Wellingtonian Interview: Sophie Devine

Last updated 10:16 11/01/2013
Sophie Devine
FAIRFAX
Sophie Devine on the 2011 Christchurch earthquake: β€˜β€˜It was an incredible thing, the noise, the destruction, the people in shock.’’ 

Relevant offers

Sport

Young swimmers shine in pool Cyclist on a mission to France Indoor bowls rolling along after 60 years Matt Robinson's bad break Cory Jane gets ready to rumble Father and son on the ball Stabbed rugby player scores France contract Pocknall on Firebirds duty Juniors wrestle for national title Boyle's sensational treble

Joseph Romanos talks to double international Sophie Devine about the Christchurch earthquake, landscape design and playing cricket at Lord's.

Was it always sport with you?

Pretty much. I'd listen to my dad and my older brother talking sport over dinner. One of my earliest memories is kicking a rugby ball with my brother. The front yard in our house in Tawa had a cricket pitch. We'd roll it with a proper roller.

What about schoolwork?

It wasn't my favourite thing, but I was OK at it. I've now got a BA majoring in sociology.

You seemed to play cricket against boys almost right from the start.

That's true. I played with boys up to about the Wellington under- 14 reps. They treated me well. I grew up playing against boys like Ricky Joseph, Michael Pollard and Joe Austin-Smellie and got to know them all. It added a bit of extra pressure. I had to prove myself, and they didn't want a girl getting them out. It really helped my cricket, and I'd recommend it to any promising girl cricketer.

So playing with the boys wasn't an issue?

Not with the boys, but some parents and coaches had a bit to say, about eligibility and so on.

What about hockey?

I began playing at Linden Park at primary school. I played with the boys in hockey, too, but not for as long. One of my early team- mates was Blair Hilton, who's in the New Zealand team.

Were there other sports, too?

Pretty much anything - basketball, volleyball, soccer, tennis, squash. I was hopeless at swimming, though.

You were such an outstanding schoolgirl bowler. Was it difficult moving into senior rep cricket?

I learnt quickly I wasn't going to be getting five-wicket bags every week. I learnt I had to to be smarter about my cricket. Men have more strength, but the top women's cricketers are smarter. They have to be. They think about things more.

Getting into the New Zealand cricket team at 17, were you well treated by the senior players?

Haidee Tiffen was the captain and she's become one of my best cricket friends. Other senior players like Sara McGlashan and Nicky Browne made a real effort, took me under their wing.

What about hockey?

I made the Wellington team when I was 16. It's been fine. You have to prove yourself on the park, and that's how it should be.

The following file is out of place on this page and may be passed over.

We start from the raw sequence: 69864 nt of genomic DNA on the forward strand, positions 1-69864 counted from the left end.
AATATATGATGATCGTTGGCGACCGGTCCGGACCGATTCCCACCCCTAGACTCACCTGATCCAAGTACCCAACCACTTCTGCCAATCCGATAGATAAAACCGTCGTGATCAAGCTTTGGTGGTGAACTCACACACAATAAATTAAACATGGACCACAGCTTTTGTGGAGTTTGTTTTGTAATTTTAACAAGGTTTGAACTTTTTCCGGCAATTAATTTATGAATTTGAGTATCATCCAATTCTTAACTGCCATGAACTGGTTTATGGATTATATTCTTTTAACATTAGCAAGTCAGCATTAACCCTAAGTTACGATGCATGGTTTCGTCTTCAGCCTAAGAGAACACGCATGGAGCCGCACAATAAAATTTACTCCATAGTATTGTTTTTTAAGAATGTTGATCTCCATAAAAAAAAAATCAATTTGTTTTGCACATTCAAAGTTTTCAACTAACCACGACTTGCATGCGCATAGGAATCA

I notice you've worn Canterbury colours quite a bit lately.

Ad Feedback

Our family moved to Christchurch a few years ago, with Dad's job. I've played hockey and cricket for Canterbury. I liked playing hockey for them, but it felt strange playing cricket for Canterbury and I'm back playing for Wellington now. It feels more like home.

Were you in Christchurch during the earthquake?

Yes, the White Ferns were preparing for a match. We were in Cathedral Square at the time. Five of us were in a car and it started shaking. One of the girls in front turned round to tell the girls behind to stop playing. Then through the back window she saw what was happening to the cathedral. It was an incredible thing, the noise, the destruction, the people in shock. We ran out to Hagley Park and picked up various people along the way who were looking stunned and lost.

That was a huge decision to give away cricket to try to make the Olympic hockey team last year.

I'd played cricket every summer for 15 years. I really missed it and I'd still go along and watch. I even turned out for my dad's 3B team a couple of times.

It must have been tough to miss out on the Olympics.

It was. But I missed the tour before so I knew it was on the cards. Six or seven defenders were vying for three or four places. I couldn't feel bitter, though. I knew how hard they'd worked and it was awesome to see them play so well in London.

Are you still eyeing the Olympics?

Very much. Rio in 2016. I want to play cricket and hockey if I can, but it would be great to be part of a big Games team, to be involved in things like the opening ceremony.

What are the best cricket grounds you've played on?

I've been lucky. We've played at Lord's a couple of times. That was special to me, because I'm a real cricket geek. Also the Sydney Cricket Ground, the Adelaide Oval, the Basin, of course. Probably the best atmosphere was in the West Indies during the Twenty20 World Cup. That was awesome.

And hockey?

Playing in Argentina was really cool. Hockey's a bit of a religion over there. Holland too - that was massive.

Do you do much sightseeing?

I try to, but you have to remember why you're there. I try to not make it just hotel-training-hotel- game. It's good to see what a place has to offer.

What do you do outside sport?

I did a correspondence course in landscape design last year. That was hard, but it's the path I want to go down. I like it because it's outside, it's results-related and it's not sport. It's good to have a bit of balance in your life.

- The Wellingtonian

Special offers

Featured Promotions

Sponsored Content